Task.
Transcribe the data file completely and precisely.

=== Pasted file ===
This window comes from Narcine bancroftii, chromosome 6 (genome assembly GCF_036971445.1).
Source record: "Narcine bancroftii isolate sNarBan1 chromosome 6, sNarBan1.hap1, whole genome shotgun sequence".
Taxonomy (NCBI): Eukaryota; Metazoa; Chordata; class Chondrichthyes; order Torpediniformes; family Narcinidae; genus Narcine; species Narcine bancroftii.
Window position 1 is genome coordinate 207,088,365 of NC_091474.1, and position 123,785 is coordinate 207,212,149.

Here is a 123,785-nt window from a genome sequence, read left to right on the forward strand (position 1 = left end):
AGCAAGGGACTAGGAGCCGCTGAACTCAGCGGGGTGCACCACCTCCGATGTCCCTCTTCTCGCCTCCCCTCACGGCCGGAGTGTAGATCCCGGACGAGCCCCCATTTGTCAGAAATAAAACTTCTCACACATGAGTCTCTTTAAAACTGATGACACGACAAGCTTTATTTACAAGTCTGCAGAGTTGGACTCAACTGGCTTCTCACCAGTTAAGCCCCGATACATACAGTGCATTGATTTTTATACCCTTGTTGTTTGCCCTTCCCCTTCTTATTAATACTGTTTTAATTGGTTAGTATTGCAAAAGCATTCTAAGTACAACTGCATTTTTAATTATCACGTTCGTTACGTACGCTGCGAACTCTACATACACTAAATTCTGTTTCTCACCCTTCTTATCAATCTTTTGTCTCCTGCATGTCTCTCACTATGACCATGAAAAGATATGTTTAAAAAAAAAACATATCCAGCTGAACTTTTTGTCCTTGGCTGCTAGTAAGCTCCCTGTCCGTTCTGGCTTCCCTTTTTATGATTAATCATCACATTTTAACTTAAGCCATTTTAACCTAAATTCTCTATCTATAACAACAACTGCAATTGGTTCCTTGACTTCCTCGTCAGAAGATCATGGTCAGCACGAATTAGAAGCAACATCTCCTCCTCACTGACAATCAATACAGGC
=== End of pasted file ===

This window comes from Narcine bancroftii, chromosome 6 (genome assembly GCF_036971445.1).
Source record: "Narcine bancroftii isolate sNarBan1 chromosome 6, sNarBan1.hap1, whole genome shotgun sequence".
Taxonomy (NCBI): Eukaryota; Metazoa; Chordata; class Chondrichthyes; order Torpediniformes; family Narcinidae; genus Narcine; species Narcine bancroftii.
Window position 1 is genome coordinate 207,088,365 of NC_091474.1, and position 123,785 is coordinate 207,212,149.

Here is a 123,785-nt window from a genome sequence, read left to right on the forward strand (position 1 = left end):
AGCAAGGGACTAGGAGCCGCTGAACTCAGCGGGGTGCACCACCTCCGATGTCCCTCTTCTCGCCTCCCCTCACGGCCGGAGTGTAGATCCCGGACGAGCCCCCATTTGTCAGAAATAAAACTTCTCACACATGAGTCTCTTTAAAACTGATGACACGACAAGCTTTATTTACAAGTCTGCAGAGTTGGACTCAACTGGCTTCTCACCAGTTAAGCCCCGATACATACAGTGCATTGATTTTTATACCCTTGTTGTTTGCCCTTCCCCTTCTTATTAATACTGTTTTAATTGGTTAGTATTGCAAAAGCATTCTAAGTACAACTGCATTTTTAATTATCACGTTCGTTACGTACGCTGCGAACTCTACATACACTAAATTCTGTTTCTCACCCTTCTTATCAATCTTTTGTCTCCTGCATGTCTCTCACTATGACCATGAAAAGATATGTTTAAAAAAAAAACATATCCAGCTGAACTTTTTGTCCTTGGCTGCTAGTAAGCTCCCTGTCCGTTCTGGCTTCCCTTTTTATGATTAATCATCACATTTTAACTTAAGCCATTTTAACCTAAATTCTCTATCTATAACAACAACTGCAATTGGTTCCTTGACTTCCTCGTCAGAAGATCATGGTCAGCACGAATTAGAAGCAACATCTCCTCCTCACTGACAATCAATACAGGC